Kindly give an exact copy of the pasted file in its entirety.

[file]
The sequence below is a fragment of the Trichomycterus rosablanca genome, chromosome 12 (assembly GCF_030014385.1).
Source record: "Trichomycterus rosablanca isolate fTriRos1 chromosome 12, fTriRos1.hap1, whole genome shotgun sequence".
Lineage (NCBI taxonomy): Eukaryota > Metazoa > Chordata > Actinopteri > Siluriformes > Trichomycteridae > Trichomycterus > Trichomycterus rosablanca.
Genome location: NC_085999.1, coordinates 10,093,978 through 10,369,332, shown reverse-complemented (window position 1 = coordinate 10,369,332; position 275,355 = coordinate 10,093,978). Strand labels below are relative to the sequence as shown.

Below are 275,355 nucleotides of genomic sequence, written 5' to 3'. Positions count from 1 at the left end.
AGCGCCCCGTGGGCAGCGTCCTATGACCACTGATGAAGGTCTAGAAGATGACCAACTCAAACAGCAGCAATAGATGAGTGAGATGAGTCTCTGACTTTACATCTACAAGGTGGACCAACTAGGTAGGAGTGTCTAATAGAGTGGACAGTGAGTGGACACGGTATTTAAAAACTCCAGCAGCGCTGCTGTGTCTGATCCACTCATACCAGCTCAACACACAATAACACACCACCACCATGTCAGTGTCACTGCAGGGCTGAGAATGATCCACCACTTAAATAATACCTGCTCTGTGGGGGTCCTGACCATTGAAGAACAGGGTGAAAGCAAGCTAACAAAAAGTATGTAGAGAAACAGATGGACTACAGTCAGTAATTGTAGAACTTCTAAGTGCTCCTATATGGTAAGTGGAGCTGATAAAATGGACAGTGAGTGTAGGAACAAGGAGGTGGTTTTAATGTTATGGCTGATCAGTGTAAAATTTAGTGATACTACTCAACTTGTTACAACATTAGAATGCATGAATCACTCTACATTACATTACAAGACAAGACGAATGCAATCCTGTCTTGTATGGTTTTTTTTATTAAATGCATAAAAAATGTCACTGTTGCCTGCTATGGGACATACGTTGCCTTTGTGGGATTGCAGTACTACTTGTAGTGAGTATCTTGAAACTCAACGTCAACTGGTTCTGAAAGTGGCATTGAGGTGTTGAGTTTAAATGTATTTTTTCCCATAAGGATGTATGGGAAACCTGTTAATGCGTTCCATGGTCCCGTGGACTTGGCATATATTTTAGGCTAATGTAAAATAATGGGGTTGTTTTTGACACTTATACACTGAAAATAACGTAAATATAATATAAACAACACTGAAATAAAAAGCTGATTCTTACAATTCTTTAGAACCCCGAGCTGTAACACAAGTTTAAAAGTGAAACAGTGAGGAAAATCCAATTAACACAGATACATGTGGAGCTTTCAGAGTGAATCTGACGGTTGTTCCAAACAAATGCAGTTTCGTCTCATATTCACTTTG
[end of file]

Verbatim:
The sequence below is a fragment of the Trichomycterus rosablanca genome, chromosome 12 (assembly GCF_030014385.1).
Source record: "Trichomycterus rosablanca isolate fTriRos1 chromosome 12, fTriRos1.hap1, whole genome shotgun sequence".
Lineage (NCBI taxonomy): Eukaryota > Metazoa > Chordata > Actinopteri > Siluriformes > Trichomycteridae > Trichomycterus > Trichomycterus rosablanca.
Genome location: NC_085999.1, coordinates 10,093,978 through 10,369,332, shown reverse-complemented (window position 1 = coordinate 10,369,332; position 275,355 = coordinate 10,093,978). Strand labels below are relative to the sequence as shown.

Below are 275,355 nucleotides of genomic sequence, written 5' to 3'. Positions count from 1 at the left end.
AGCGCCCCGTGGGCAGCGTCCTATGACCACTGATGAAGGTCTAGAAGATGACCAACTCAAACAGCAGCAATAGATGAGTGAGATGAGTCTCTGACTTTACATCTACAAGGTGGACCAACTAGGTAGGAGTGTCTAATAGAGTGGACAGTGAGTGGACACGGTATTTAAAAACTCCAGCAGCGCTGCTGTGTCTGATCCACTCATACCAGCTCAACACACAATAACACACCACCACCATGTCAGTGTCACTGCAGGGCTGAGAATGATCCACCACTTAAATAATACCTGCTCTGTGGGGGTCCTGACCATTGAAGAACAGGGTGAAAGCAAGCTAACAAAAAGTATGTAGAGAAACAGATGGACTACAGTCAGTAATTGTAGAACTTCTAAGTGCTCCTATATGGTAAGTGGAGCTGATAAAATGGACAGTGAGTGTAGGAACAAGGAGGTGGTTTTAATGTTATGGCTGATCAGTGTAAAATTTAGTGATACTACTCAACTTGTTACAACATTAGAATGCATGAATCACTCTACATTACATTACAAGACAAGACGAATGCAATCCTGTCTTGTATGGTTTTTTTTATTAAATGCATAAAAAATGTCACTGTTGCCTGCTATGGGACATACGTTGCCTTTGTGGGATTGCAGTACTACTTGTAGTGAGTATCTTGAAACTCAACGTCAACTGGTTCTGAAAGTGGCATTGAGGTGTTGAGTTTAAATGTATTTTTTCCCATAAGGATGTATGGGAAACCTGTTAATGCGTTCCATGGTCCCGTGGACTTGGCATATATTTTAGGCTAATGTAAAATAATGGGGTTGTTTTTGACACTTATACACTGAAAATAACGTAAATATAATATAAACAACACTGAAATAAAAAGCTGATTCTTACAATTCTTTAGAACCCCGAGCTGTAACACAAGTTTAAAAGTGAAACAGTGAGGAAAATCCAATTAACACAGATACATGTGGAGCTTTCAGAGTGAATCTGACGGTTGTTCCAAACAAATGCAGTTTCGTCTCATATTCACTTTG